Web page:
Cheyenne Jackson

I first came accross this boy when he did an album with Michael Feinstein on the highly recommended album The Power Of Two. Not only is he a fab singer, excruciatingly beautiful but also a hilarious actor often seen in Tina Fey's Emmy award winning show 30 Rock. I am now a bit of a Cheyenne fan. Hailing from an strict Christian family in Idaho, Cheyenne's star promises to burn bright this year with a solo tour (11 of November he's at Carnegie Hall!) and his first debut solo album. Download tips: Me and My Shadow, I'm Checking Out!

Rick Guard

I don't understand how this boy didn't quite take-off. I think it was the unfortunately pretty naff lead-single (Stop It, I like It) that caused all the problems. The album that followed is pretty fabulous however. Coming from Salford, Rick Guard might have launched his big band albums perhaps before the world was ready for that sound. Putting aside that leacherous first single, the first album, Hands of a Giant, contains absolutely wonderfully fun big band choonage. The songs Love Bug, Show Me Yours and Balls need to be heard to believed. Looking back, I can understand why the album Hands Of A Giant had issues when finding an appropriate runway to land on. I mean the chorus of Balls includes the rather dodgy lyric "Drop, they're waiting for their balls to drop! Waiting for their balls to drop!". Not suave, smooth or dapper. But highly recommended. When it was time to brush himself down and release a second album he included the awful Stop It, I Like It again but this time proffered a far more refined and polished piece of musical meat. Anything But Me is an album by a British crooner that has really got the balance of interesting covers (his version of Big Spender is brilliant) and nu-jazz originals down to a key.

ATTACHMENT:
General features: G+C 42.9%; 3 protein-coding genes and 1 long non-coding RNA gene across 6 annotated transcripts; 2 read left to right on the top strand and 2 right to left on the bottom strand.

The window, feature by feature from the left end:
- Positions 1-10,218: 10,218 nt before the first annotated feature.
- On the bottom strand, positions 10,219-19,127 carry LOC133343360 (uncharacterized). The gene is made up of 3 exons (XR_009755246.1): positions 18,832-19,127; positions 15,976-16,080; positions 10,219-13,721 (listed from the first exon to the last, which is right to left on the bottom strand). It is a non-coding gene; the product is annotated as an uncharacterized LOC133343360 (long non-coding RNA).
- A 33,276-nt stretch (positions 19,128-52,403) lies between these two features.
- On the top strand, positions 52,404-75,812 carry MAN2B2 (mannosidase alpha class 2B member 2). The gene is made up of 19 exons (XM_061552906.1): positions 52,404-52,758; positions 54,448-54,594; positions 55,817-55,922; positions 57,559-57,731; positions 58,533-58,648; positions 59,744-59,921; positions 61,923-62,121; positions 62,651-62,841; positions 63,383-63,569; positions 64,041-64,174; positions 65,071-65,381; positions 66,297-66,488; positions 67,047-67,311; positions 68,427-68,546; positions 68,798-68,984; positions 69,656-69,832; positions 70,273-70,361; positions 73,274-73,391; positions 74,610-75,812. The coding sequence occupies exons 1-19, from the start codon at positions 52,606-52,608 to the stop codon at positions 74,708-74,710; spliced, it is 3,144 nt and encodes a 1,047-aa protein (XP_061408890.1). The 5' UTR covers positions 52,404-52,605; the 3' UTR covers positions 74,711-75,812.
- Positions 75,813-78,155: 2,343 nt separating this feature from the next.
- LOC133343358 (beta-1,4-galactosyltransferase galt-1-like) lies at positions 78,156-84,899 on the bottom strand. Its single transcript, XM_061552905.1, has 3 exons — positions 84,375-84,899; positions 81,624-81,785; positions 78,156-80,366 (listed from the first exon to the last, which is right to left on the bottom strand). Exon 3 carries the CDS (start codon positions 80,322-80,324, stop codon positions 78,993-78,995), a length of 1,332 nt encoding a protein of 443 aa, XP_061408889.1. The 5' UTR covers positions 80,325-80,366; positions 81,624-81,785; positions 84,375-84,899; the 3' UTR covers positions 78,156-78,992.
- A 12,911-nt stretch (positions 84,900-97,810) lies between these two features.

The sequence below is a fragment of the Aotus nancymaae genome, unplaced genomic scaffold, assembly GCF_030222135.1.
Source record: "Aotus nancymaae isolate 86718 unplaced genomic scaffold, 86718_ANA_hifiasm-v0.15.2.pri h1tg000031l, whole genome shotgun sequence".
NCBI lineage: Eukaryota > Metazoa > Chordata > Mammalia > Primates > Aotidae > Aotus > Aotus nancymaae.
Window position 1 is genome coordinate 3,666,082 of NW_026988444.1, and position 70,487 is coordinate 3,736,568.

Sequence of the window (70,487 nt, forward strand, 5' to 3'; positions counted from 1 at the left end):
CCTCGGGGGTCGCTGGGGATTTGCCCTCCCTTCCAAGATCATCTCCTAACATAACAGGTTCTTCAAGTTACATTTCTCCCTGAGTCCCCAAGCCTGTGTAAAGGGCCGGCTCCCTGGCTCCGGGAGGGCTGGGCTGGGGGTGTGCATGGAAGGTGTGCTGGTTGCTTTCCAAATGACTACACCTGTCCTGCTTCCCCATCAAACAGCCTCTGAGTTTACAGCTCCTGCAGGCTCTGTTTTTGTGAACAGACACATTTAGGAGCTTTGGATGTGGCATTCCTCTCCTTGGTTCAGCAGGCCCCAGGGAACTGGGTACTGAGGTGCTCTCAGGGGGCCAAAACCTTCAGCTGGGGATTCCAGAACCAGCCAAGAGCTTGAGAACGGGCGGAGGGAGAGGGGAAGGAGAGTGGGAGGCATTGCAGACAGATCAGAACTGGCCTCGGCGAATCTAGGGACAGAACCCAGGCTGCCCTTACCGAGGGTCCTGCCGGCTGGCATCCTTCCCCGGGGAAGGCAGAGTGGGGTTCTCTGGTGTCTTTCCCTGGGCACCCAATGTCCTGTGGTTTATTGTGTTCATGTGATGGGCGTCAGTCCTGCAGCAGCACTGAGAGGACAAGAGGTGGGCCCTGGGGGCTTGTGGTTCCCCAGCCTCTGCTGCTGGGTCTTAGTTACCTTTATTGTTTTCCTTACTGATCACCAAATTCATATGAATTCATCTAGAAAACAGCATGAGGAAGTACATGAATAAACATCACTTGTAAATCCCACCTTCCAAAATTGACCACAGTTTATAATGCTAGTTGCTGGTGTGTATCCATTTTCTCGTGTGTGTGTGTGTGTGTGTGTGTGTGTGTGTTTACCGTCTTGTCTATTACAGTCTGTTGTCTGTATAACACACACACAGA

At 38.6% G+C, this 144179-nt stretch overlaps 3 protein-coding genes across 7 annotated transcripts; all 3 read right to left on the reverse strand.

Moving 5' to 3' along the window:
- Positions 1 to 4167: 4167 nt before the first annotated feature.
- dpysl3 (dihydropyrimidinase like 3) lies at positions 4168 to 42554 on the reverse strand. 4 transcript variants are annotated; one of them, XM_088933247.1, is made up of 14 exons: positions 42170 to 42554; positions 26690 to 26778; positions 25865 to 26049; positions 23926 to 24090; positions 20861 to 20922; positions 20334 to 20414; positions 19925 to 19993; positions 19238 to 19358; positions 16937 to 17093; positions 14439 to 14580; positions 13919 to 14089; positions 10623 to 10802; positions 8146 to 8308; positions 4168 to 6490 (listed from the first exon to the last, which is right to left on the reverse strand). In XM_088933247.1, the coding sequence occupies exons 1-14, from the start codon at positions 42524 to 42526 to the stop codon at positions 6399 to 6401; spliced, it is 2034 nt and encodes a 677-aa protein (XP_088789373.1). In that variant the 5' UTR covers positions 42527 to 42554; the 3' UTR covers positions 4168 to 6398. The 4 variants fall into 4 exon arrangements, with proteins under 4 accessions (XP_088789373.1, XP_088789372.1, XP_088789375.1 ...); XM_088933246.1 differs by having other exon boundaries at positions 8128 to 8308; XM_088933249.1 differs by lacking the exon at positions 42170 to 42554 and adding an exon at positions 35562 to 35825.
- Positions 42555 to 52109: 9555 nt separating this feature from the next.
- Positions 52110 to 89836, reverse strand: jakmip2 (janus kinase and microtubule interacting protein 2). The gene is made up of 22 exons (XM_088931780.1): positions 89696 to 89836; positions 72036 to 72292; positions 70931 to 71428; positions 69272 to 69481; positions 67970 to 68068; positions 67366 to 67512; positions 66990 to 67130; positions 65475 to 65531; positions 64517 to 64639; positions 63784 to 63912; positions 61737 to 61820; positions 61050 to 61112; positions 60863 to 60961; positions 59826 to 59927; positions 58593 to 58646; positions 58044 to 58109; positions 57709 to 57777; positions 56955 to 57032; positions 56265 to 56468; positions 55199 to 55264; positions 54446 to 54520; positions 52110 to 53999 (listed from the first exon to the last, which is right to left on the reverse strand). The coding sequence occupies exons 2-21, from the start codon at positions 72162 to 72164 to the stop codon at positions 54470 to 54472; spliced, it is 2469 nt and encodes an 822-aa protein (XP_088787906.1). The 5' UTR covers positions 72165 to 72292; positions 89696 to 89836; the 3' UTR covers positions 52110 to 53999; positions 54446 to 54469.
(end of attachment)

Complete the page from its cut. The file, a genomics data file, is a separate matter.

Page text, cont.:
I can't listen to his tribute to his mother who suffered from Alzheimers and died in 2008 without getting emotional and it's not schmaltzy or anything. Missing Person is simply just an absolutely beautiful song that conveys the story perfectly. Anyway, I can't wait for his third album! Download tips: The Truth, Making Movies, Show Me Yours, All or Nothing, Balls

Peter Grant